LAS VEGAS, Oct. 20 (UPI) -- Republican U.S. presidential hopeful Herman Cain says he is driven not just by goals and objectives but also by what he thinks his calling should be.
"[My] faith has been a very big part [of his life]" Cain said on CNN Wednesday. "Now that being said, that simply means that I'm driven by not only goals and objectives and dreams, but I'm also driven by what I feel that my calling is supposed to be."
His calling, Cain said, "is to make a difference. And I have done this all my life. I never dreamed that I would have a calling to make a difference at this level."
The former Godfather Pizza chairman and chief executive officer said he respected most former House Speaker Newt Gingrich and former Massachusetts Gov. Mitt Romney, saying if he failed to be the GOP presidential candidate "I have a lot of confidence in the type of job that they would do."
After being pushed, Cain said he didn't think Rep. Ron Paul of Texas would be a good president because "most of his ideas and positions are [to] eliminate -- end -- rather than fix. We need to fix a lot of things in this country. I don't believe in throwing the baby out with the bath water. We have more things that we can fix than things that we need to totally to eliminate."
Cain said his approach to leadership and organization prepared him for the presidency.
"If you surround yourself with the right people and you have a solid organizational structure, which I've always done, and you have what I call guiding principles, for every organization that I have headed up, that will help me not to have to micromanage," he said. "You can't micromanage being president of the United States of America. You've got to have people that understand your philosophy and who are able to execute some of the strategies and things that you want to do."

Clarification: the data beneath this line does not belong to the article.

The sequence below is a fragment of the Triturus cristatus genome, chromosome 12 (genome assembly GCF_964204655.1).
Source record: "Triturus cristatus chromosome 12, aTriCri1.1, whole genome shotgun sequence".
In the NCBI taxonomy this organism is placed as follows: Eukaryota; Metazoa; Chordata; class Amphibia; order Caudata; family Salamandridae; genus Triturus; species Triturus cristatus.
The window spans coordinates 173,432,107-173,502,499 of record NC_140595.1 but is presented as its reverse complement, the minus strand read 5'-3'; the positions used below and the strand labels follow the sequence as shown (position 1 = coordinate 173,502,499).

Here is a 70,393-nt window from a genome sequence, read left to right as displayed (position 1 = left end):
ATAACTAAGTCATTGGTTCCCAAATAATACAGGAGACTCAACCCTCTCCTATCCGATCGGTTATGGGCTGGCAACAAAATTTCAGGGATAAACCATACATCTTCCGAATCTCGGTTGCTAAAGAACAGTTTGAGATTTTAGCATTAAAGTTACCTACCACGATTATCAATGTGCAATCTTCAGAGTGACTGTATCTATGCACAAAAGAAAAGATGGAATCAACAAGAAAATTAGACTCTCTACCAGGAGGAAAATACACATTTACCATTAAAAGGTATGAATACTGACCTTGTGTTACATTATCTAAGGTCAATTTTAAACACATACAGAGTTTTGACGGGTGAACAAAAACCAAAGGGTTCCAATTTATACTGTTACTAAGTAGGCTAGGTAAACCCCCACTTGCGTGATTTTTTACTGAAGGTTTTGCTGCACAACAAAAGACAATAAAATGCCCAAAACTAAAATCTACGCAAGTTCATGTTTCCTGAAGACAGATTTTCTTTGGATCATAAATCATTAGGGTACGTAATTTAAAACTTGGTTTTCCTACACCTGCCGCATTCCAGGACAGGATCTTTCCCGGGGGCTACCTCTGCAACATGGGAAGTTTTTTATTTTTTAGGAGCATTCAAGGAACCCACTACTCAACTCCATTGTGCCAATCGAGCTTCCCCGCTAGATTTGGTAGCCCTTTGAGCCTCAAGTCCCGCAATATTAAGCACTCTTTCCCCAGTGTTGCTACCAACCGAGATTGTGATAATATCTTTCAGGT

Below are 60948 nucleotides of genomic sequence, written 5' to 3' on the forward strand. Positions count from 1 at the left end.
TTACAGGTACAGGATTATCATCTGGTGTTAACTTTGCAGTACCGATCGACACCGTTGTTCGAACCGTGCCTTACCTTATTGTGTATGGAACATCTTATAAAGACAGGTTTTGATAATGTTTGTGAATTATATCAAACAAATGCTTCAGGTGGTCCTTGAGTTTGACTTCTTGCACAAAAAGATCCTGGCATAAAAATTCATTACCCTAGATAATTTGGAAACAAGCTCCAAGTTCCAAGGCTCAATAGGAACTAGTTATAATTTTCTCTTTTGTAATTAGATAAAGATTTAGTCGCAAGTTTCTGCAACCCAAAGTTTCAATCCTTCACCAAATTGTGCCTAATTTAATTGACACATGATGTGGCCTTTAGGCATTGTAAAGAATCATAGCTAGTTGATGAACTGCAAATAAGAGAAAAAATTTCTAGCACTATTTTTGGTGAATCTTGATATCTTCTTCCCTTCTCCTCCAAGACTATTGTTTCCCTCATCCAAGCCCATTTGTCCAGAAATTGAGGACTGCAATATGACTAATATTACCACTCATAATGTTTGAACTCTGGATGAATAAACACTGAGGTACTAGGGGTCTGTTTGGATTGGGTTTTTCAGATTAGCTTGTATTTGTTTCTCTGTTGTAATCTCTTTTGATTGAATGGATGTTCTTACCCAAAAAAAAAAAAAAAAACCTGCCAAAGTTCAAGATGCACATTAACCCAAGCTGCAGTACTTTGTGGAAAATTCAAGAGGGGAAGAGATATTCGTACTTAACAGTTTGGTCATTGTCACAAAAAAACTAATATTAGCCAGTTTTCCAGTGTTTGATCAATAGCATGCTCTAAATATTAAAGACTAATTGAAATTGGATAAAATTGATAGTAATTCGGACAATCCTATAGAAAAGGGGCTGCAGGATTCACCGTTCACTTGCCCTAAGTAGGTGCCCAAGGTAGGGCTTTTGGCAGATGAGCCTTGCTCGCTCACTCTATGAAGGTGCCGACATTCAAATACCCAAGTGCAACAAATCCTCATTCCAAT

Cain said he preferred to be called a black American instead of an African American because "as I trace my roots back in this country, the majority of my roots -- the ones that are more meaningful to me were the slaves that were my foreparents, my forefathers. So I identify as a black American more so than as an African-American."
He reiterated his belief that being gay is a choice, CNN said.
"That being said, I respect their right to make that choice," Cain said. "You don't see me bashing them or anything like that. I respect their right to make that choice. I don't have to agree with it. That's all I'm saying."